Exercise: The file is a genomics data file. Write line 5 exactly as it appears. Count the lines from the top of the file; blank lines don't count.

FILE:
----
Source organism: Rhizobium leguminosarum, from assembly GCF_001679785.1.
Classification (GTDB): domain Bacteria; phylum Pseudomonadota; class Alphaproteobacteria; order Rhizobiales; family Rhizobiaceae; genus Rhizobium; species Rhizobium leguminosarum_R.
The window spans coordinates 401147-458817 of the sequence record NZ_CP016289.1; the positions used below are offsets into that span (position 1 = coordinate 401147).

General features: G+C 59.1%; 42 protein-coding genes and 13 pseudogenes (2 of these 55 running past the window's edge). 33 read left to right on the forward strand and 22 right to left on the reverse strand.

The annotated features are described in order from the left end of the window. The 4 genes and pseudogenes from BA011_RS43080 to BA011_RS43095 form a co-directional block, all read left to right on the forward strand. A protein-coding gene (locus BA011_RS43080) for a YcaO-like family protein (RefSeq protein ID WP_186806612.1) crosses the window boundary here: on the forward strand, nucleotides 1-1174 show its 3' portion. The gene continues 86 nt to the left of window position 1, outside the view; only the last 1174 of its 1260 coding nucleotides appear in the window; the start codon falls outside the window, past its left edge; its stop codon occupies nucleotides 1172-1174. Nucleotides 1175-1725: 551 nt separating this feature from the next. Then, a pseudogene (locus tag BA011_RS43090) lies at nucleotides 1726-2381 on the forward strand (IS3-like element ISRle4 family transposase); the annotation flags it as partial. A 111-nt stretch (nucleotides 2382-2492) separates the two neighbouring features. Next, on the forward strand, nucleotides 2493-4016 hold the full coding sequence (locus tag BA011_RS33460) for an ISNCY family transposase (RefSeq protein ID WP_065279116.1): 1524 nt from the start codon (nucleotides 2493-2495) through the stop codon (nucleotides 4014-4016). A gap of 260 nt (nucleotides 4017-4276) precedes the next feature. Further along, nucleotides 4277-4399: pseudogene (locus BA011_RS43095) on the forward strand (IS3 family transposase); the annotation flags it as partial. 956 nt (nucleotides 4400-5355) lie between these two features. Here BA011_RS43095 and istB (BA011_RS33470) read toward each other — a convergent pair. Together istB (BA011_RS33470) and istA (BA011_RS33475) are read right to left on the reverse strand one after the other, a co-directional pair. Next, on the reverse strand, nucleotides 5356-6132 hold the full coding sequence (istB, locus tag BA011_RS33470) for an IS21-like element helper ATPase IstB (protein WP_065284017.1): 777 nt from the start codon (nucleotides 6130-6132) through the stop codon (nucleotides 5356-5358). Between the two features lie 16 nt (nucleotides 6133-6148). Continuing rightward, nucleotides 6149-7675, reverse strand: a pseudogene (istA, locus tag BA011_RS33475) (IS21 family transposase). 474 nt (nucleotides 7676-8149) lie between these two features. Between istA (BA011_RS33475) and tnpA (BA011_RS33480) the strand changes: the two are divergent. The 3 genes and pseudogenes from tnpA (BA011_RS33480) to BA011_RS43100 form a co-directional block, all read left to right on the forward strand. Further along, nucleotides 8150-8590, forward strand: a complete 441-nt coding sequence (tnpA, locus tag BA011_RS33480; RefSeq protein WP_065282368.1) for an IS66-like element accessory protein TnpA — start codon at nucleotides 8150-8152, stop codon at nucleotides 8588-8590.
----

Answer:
The annotated features are described in order from the left end of the window. The 4 genes and pseudogenes from BA011_RS43080 to BA011_RS43095 form a co-directional block, all read left to right on the forward strand. A protein-coding gene (locus BA011_RS43080) for a YcaO-like family protein (RefSeq protein ID WP_186806612.1) crosses the window boundary here: on the forward strand, nucleotides 1-1174 show its 3' portion. The gene continues 86 nt to the left of window position 1, outside the view; only the last 1174 of its 1260 coding nucleotides appear in the window; the start codon falls outside the window, past its left edge; its stop codon occupies nucleotides 1172-1174. Nucleotides 1175-1725: 551 nt separating this feature from the next. Then, a pseudogene (locus tag BA011_RS43090) lies at nucleotides 1726-2381 on the forward strand (IS3-like element ISRle4 family transposase); the annotation flags it as partial. A 111-nt stretch (nucleotides 2382-2492) separates the two neighbouring features. Next, on the forward strand, nucleotides 2493-4016 hold the full coding sequence (locus tag BA011_RS33460) for an ISNCY family transposase (RefSeq protein ID WP_065279116.1): 1524 nt from the start codon (nucleotides 2493-2495) through the stop codon (nucleotides 4014-4016). A gap of 260 nt (nucleotides 4017-4276) precedes the next feature. Further along, nucleotides 4277-4399: pseudogene (locus BA011_RS43095) on the forward strand (IS3 family transposase); the annotation flags it as partial. 956 nt (nucleotides 4400-5355) lie between these two features. Here BA011_RS43095 and istB (BA011_RS33470) read toward each other — a convergent pair. Together istB (BA011_RS33470) and istA (BA011_RS33475) are read right to left on the reverse strand one after the other, a co-directional pair. Next, on the reverse strand, nucleotides 5356-6132 hold the full coding sequence (istB, locus tag BA011_RS33470) for an IS21-like element helper ATPase IstB (protein WP_065284017.1): 777 nt from the start codon (nucleotides 6130-6132) through the stop codon (nucleotides 5356-5358). Between the two features lie 16 nt (nucleotides 6133-6148). Continuing rightward, nucleotides 6149-7675, reverse strand: a pseudogene (istA, locus tag BA011_RS33475) (IS21 family transposase). 474 nt (nucleotides 7676-8149) lie between these two features. Between istA (BA011_RS33475) and tnpA (BA011_RS33480) the strand changes: the two are divergent. The 3 genes and pseudogenes from tnpA (BA011_RS33480) to BA011_RS43100 form a co-directional block, all read left to right on the forward strand. Further along, nucleotides 8150-8590, forward strand: a complete 441-nt coding sequence (tnpA, locus tag BA011_RS33480; RefSeq protein WP_065282368.1) for an IS66-like element accessory protein TnpA — start codon at nucleotides 8150-8152, stop codon at nucleotides 8588-8590.